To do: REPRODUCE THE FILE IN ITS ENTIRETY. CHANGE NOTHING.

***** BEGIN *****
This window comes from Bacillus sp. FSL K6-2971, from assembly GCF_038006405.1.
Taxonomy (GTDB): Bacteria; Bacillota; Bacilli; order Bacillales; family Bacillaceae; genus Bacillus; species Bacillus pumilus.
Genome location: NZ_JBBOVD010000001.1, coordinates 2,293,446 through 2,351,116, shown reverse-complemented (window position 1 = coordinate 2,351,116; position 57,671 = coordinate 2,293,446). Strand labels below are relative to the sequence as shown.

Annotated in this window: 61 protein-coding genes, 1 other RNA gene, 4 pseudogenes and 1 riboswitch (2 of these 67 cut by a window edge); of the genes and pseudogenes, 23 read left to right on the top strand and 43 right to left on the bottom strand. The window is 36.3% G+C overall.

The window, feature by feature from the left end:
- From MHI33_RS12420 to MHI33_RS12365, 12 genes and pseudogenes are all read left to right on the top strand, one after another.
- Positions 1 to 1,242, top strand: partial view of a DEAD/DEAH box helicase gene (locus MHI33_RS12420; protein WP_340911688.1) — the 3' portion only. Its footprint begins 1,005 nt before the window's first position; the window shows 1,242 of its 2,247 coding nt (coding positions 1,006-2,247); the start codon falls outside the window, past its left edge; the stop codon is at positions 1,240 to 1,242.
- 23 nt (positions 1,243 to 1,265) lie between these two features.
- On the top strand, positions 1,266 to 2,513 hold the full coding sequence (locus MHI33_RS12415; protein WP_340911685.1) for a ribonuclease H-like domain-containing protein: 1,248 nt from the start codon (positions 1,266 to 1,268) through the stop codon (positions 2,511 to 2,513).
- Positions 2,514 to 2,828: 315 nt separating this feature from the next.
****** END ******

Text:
This window comes from Bacillus sp. FSL K6-2971, from assembly GCF_038006405.1.
Taxonomy (GTDB): Bacteria; Bacillota; Bacilli; order Bacillales; family Bacillaceae; genus Bacillus; species Bacillus pumilus.
Genome location: NZ_JBBOVD010000001.1, coordinates 2,293,446 through 2,351,116, shown reverse-complemented (window position 1 = coordinate 2,351,116; position 57,671 = coordinate 2,293,446). Strand labels below are relative to the sequence as shown.

Annotated in this window: 61 protein-coding genes, 1 other RNA gene, 4 pseudogenes and 1 riboswitch (2 of these 67 cut by a window edge); of the genes and pseudogenes, 23 read left to right on the top strand and 43 right to left on the bottom strand. The window is 36.3% G+C overall.

The window, feature by feature from the left end:
- From MHI33_RS12420 to MHI33_RS12365, 12 genes and pseudogenes are all read left to right on the top strand, one after another.
- Positions 1 to 1,242, top strand: partial view of a DEAD/DEAH box helicase gene (locus MHI33_RS12420; protein WP_340911688.1) — the 3' portion only. Its footprint begins 1,005 nt before the window's first position; the window shows 1,242 of its 2,247 coding nt (coding positions 1,006-2,247); the start codon falls outside the window, past its left edge; the stop codon is at positions 1,240 to 1,242.
- 23 nt (positions 1,243 to 1,265) lie between these two features.
- On the top strand, positions 1,266 to 2,513 hold the full coding sequence (locus MHI33_RS12415; protein WP_340911685.1) for a ribonuclease H-like domain-containing protein: 1,248 nt from the start codon (positions 1,266 to 1,268) through the stop codon (positions 2,511 to 2,513).
- Positions 2,514 to 2,828: 315 nt separating this feature from the next.